MOSCOW Fifty years after Yuri Gagarin blasted into orbit, descendants of the Soviet craft that carried him still generate pride and profit for Russia, but critics say the nation's space program has slid into stagnation.
As it celebrates the pioneering flight on April 12, 1961 that made Gagarin the first man in space, Russia nears another milestone: with the retirement of the U.S. shuttle program this year, it will be the only nation fit to provide rides to the International Space Station.
It is a distinction for a country with a history of space firsts, beginning with the 1957 launch of the satellite Sputnik.
U.S. space agency NASA pays a newly raised price of nearly $63 million each time it sends an astronaut to the orbital station aboard a Russian Soyuz craft from Russia's Baikonur Cosmodrome in Kazakhstan -- the launch pad for Gagarin's flight.
But half a century after Gagarin's 108-minute voyage put the Soviet Union ahead in the Cold War space race, critics charge that reliance on Soviet designs as cash cows has stunted innovation, and that Russia has irretrievably lost its edge.
"While we bask in the glory of having the only operating spacecraft, we are only making money off old rockets," said Vladimir Gubarev, the Soviet spokesman for the 1975 Apollo-Soyuz program, which achieved the first docking of U.S. and Russian spacecraft.
MAN IN A BALL
That Soyuz craft was modeled on the generation of ships that catapulted the first Soviet spacemen into orbit, such as Gagarin's Vostok-1.
"You know why we beat America? For a really simple reason: We had the genius idea of making a sphere. Vostok was a ball and we found a man small enough to fit in it," said Gubarev, who covered some 50 of the earliest launches as a space journalist.
Encumbered by a space suit, Gagarin, who was 5 feet 2 inches tall, had to hunker down in a capsule just 2 meters (6 feet 7 inches) in diameter for his single orbit of Earth.
The single-use Soyuz owes its reputation for dependability to the long-secret mastermind of the Soviet space programme, Sergei Korolyov, experts said.
"The Soyuz runs like clockwork," Sergei Shamsutdinov, space expert at Novosti Kosmonavtiki magazine. "Our Soviet engineers, from the get-go, built the craft very well, and today still it is outfitted with 70s-era equipment, which runs beautifully."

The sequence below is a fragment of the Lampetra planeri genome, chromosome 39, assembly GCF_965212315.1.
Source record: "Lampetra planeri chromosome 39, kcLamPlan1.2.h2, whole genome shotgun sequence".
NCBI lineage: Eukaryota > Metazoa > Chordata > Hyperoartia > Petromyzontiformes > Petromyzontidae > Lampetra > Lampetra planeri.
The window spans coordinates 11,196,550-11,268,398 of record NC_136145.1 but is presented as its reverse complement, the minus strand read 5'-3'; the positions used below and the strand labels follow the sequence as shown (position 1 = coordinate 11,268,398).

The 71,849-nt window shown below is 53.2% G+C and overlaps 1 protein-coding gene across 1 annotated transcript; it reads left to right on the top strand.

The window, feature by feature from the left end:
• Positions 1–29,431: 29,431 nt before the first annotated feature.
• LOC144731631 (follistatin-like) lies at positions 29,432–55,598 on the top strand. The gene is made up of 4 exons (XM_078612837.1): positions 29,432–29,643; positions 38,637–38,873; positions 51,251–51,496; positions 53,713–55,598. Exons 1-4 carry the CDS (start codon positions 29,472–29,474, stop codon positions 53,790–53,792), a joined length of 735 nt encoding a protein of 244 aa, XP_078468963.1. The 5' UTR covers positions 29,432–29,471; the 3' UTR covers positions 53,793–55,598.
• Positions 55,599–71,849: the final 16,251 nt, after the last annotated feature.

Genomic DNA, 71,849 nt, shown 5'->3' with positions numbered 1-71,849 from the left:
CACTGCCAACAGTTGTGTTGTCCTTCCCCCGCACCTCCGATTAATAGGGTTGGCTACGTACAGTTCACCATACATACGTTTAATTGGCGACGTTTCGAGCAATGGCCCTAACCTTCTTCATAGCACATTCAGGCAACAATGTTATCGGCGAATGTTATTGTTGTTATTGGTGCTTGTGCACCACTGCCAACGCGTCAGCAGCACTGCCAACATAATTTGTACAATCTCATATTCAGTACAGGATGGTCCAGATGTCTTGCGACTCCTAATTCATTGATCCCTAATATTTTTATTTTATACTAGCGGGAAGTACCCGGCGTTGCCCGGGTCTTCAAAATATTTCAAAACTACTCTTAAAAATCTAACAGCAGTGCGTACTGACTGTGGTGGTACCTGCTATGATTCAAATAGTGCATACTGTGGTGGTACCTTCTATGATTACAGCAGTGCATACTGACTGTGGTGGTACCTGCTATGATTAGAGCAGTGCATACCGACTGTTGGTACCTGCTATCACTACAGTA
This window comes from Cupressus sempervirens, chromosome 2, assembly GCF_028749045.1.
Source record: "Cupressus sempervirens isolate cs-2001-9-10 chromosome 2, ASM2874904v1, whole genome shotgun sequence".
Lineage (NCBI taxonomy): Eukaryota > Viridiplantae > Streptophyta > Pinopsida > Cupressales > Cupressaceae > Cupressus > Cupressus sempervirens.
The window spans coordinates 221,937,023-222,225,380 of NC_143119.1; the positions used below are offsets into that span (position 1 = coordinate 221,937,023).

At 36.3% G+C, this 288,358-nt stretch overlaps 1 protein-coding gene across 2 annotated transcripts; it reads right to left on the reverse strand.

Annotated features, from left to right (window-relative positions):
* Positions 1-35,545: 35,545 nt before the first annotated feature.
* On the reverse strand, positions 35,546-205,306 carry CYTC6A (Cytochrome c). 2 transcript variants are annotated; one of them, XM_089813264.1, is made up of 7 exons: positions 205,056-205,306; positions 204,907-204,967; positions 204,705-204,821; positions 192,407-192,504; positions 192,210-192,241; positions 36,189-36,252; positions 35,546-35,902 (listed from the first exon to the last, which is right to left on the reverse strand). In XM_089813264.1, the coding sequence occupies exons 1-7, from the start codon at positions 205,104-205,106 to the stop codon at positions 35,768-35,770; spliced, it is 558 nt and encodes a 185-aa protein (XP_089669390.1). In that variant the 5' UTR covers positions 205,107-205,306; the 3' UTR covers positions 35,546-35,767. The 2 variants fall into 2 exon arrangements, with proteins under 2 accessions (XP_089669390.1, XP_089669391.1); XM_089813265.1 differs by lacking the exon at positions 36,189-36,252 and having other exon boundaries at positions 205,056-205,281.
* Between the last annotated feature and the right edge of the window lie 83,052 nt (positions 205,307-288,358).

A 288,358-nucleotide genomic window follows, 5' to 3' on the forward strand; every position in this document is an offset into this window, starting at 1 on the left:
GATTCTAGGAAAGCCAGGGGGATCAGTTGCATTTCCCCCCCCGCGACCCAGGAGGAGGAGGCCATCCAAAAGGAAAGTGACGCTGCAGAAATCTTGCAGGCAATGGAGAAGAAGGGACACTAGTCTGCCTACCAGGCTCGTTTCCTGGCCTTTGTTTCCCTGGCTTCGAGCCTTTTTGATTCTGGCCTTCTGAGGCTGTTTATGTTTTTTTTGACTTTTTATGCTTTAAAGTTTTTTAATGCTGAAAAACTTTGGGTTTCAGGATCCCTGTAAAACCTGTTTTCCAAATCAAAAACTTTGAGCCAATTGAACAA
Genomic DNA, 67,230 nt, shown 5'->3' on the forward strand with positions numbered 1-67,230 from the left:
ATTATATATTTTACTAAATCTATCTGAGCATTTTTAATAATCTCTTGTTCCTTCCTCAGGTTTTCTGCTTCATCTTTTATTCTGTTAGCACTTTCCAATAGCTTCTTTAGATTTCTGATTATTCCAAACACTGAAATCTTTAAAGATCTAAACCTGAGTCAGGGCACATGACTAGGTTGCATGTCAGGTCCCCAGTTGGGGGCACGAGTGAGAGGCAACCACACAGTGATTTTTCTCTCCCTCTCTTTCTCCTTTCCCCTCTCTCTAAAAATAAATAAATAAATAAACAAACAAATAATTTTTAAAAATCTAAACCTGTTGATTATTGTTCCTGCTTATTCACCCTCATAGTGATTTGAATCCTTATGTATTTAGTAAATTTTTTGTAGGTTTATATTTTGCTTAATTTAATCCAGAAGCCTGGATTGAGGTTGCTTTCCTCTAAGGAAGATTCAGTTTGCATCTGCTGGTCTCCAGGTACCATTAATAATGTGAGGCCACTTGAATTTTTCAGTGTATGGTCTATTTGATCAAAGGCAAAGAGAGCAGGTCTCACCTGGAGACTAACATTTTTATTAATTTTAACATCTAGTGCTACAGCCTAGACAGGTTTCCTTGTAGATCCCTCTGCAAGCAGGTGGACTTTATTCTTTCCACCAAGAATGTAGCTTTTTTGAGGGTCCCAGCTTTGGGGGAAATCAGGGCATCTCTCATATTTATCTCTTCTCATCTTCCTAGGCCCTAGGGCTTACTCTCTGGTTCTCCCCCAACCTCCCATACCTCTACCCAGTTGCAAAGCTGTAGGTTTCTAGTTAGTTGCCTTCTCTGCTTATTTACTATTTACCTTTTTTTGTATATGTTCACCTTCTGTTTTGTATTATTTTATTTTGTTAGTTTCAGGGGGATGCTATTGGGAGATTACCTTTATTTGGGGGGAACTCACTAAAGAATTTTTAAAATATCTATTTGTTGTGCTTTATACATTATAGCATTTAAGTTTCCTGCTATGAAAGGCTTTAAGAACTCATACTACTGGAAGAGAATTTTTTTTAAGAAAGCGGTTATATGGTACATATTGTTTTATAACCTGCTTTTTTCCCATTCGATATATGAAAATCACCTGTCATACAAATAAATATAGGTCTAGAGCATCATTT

In the 1960s, Gagarin's flight seemed to leap off the pages of fantasy novels, inspiring dreams of Martian colonies and imminent deep-space travel.
But much of that initial rapture has now faded, leaving nostalgia among many in Russia for the days when the struggle between the two nuclear-armed superpowers fueled and financed the pursuit of new horizons in science.
U.S. astronauts and Russian cosmonauts "were never enemies in space, but when we began cooperating on the ground they cut the funding," said veteran cosmonaut Georgy Grechko, 79. "Even the Americans would call us and say 'launch something new, so they'll give us money.'"
With competition eclipsed by cooperation, Russia's space agency has survived over the past two decades by hiring out the third seat aboard the Soyuz to foreigners.
"Cooperation is good, but as the example of the international space station shows, it also leads to stagnation," Russian space policy analyst Yuri Karash said, according to state-run news agency RIA.
Gubarev said Russia had fallen so far behind it could achieve little better than a supporting role today in the most cutting-edge projects.
"In the meantime, America will take its time out and build an entirely new spacecraft, so that five or six years down the line our Soyuz will be entirely redundant," he said. "No serious money is spent on breakthrough projects."
Experts say China could soon challenge both Russia and the United States in space. "The most important role will be played by our Russian Soyuz craft now. But we cannot discount the Chinese, who are following their own path and doing all this independently," Shamsutdinov told Reuters.
NASA officials have voiced worries that the current budget financing will not be enough to fund a new rocket and capsule system for deep space travel. NASA's proposed budget for fiscal 2011 is $18.7 billion, some five times higher than Russia's.
Russian industry insiders say President Barack Obama's decision to halt work on NASA's next-generation Orion capsule threatens to take the wind out of a parallel Russian effort to design a replacement for the Soyuz that can fly beyond the International Space Station's low 354-km (220 mile) orbit.
"A little residual competition is a good thing," Sergei Krikalev, 52, who heads Russia's cosmonaut training center after chalking up a record 803 days in space, told Reuters.
Addressing concerns about Russia's role, Prime Minister Vladimir Putin said on Thursday the country could take pride in handling over 40 percent of global space launches but must not be confined to the role of a "ferryman."
"Now Russia is returning to researching the planets of the solar system," he said.
Russia's space agency will receive $753 million to ferry 12 U.S. astronauts to the space station from 2014-2016, NASA announced last month. Russia raked in some $2.5 billion from NASA and partner agencies for 42 seats on Soyuz craft from 2007.
Russia has increased space spending by some 40 percent per year during the last five years, according to Euroconsult, a consulting body that tracks the industry. It has earmarked 200 billion roubles ($7 billion) for space programmes from 2010-2011.
Some of the money will fund a new launch facility in Vostochny in far eastern Russia, where the first launches are anticipated in 2015 and the first manned launch in 2018.
"Gagarin's flight set the bar. We were always the leaders in space exploration and we must uphold this status," the current commander of the International Space Station, Dmitry Kondratyev, said in a pre-launch interview.
(Editing by Steve Gutterman and Mark Trevelyan)